Shares of Bath & Body Works Inc. surged after hours on Wednesday, after the retail chain hiked its full-year profit outlook and reported third-quarter results that beat expectations.
The retailer — which sells personal-care items, beauty products and home fragrances — reported net income of $91.03 million, or 40 cents a share, compared with $87.8 million, or 66 cents a share, in the same quarter last year. Revenue fell 5% to $1.6 billion, compared with $1.68 billion in the prior-year quarter.
Analysts polled by FactSet expected Bath & Body Works
to report adjusted earnings per share of 20 cents, on sales of $1.56 billion.
For the fourth quarter, which includes the key holiday shopping season, management forecast earnings per share of $1.45 to $1.65. FactSet forecast $1.54.
For the full year, executives said they expected earnings of between $3.00 a share and $3.20 a share, up from a prior forecast of $2.70 to $3.00. For the full year, FactSet expects Bath & Body Works to earn $2.89 a share, on revenue of $7.39 billion.
“Looking forward through the remainder of the year and beyond, we are pleased with our assortment — a great mix of returning holiday favorites and new giftable offerings,” interim Chief Executive Sarah Nash said in a statement. “We are continuing to stay close to our customer, and we remain disciplined in our expense and inventory management.”
Shares jumped 16% higher on in after-hours trading Wednesday.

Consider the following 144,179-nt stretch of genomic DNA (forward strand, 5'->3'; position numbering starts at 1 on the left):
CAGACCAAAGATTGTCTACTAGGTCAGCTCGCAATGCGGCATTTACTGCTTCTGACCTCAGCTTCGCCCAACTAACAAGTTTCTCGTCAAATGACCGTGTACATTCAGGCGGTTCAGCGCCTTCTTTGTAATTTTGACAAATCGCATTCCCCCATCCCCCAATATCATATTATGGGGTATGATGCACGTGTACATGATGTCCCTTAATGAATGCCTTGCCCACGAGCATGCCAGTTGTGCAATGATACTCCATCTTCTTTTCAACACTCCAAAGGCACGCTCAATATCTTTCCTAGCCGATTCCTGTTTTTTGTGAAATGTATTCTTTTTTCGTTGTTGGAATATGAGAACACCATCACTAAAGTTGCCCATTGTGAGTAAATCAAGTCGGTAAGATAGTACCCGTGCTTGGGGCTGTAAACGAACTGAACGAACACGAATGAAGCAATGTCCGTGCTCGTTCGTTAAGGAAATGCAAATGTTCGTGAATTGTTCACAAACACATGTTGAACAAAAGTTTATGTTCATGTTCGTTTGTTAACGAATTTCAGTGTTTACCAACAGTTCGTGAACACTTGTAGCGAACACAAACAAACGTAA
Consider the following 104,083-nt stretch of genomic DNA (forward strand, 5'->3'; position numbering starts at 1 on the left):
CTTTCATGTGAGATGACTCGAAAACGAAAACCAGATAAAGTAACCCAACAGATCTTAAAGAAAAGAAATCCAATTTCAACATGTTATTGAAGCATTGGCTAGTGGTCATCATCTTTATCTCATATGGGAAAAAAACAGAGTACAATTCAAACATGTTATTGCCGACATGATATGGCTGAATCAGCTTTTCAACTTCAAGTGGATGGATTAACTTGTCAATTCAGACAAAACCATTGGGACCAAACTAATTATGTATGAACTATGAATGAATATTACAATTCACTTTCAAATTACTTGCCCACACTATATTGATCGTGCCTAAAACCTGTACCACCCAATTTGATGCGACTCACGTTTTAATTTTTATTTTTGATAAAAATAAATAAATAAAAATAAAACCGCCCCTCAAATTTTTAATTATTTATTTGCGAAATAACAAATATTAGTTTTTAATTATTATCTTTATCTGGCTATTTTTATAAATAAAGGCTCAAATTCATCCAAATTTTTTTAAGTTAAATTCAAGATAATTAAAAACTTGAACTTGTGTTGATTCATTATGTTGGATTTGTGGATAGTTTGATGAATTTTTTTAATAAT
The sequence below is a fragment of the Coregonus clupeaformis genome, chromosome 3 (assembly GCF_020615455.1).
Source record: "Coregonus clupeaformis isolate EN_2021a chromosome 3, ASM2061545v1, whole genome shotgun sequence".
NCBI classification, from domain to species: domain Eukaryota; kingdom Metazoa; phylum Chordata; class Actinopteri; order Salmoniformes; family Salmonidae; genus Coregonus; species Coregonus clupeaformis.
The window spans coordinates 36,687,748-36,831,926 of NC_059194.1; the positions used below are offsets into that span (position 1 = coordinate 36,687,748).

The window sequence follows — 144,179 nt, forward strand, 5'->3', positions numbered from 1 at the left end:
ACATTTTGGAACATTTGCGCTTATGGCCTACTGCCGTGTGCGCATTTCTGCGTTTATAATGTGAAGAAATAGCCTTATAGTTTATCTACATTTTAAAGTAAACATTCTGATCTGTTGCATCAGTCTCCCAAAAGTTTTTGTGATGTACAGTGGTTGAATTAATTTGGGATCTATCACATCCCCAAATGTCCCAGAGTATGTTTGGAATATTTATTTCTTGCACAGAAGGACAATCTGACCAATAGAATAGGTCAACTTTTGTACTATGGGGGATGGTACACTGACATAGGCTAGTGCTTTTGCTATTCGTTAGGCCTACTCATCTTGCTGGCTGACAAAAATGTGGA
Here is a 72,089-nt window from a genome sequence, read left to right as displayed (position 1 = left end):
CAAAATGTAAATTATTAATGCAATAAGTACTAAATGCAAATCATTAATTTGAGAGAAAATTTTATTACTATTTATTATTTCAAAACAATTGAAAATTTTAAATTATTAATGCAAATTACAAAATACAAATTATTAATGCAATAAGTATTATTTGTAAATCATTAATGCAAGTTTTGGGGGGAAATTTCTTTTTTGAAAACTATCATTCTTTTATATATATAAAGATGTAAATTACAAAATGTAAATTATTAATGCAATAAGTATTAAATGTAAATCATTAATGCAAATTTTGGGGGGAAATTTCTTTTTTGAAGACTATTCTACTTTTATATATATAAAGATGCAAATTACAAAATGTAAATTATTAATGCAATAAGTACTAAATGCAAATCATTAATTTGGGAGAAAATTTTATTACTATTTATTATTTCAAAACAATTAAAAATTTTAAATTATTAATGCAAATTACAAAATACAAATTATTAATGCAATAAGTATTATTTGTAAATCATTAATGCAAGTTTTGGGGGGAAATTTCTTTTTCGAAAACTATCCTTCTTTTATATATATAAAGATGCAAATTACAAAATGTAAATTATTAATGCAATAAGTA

Prior to the results, Raymond James analysts said they saw “some early signs of softening” in beauty-product demand. But as basic necessities get more expensive, they said customer demand had stood up to price increases more than usual.
During a conference in September, Bath & Body Works Chief Financial Officer Wendy Arlin said lower-income customers were “disproportionately impacted in terms of willingness to spend than our other customers.” And she said that in the back half of 2022, “we are anticipating being slightly more promotional than we were last year,” or likelier to cut prices. However, she said the backdrop would be “still substantially less promotional than we would have been 2019 or pre-pandemic.”
Still, Bath & Body Works — formerly known as L Brands, the former parent of Victoria’s Secret & Co.
— has tried to cut costs and simplify the way it operates. This month, following a long search, the company named Gina Boswell as its chief executive, a move that takes effect Dec. 1. Management in August said it cut around 130 jobs, largely in leadership positions, and offered up third-quarter profit forecast that came in below Wall Street’s expectations.
The retail industry has tried to clear its warehouses of unwanted and off-season goods, after inflation stretched consumer budgets and forced them to prioritize necessities like groceries. But a recent survey from Raymond James found that 65% of consumers planned to “at least maintain” their level of spending levels on beauty products in the year ahead. And it found customers were least likely to cut back on skincare and hair-product purchases.
Still, Ulta Beauty Inc.
Chief Financial Officer Scott Settersten, during a conference in September, also said he expected greater markdowns this holiday season than in prior years.
“During the holiday period, we compete not only with our beauty competitors, but with all of retail for gift giving dollars,” he said. “And so especially with the overhang here, we’re seeing it get across the retail category, I’d say we do expect the fourth quarter to be more promotional than it has been the last couple of years.”
Shares of Bath & Body Works have fallen 55% year to date. The S&P 500 Index
is down 17% over that time.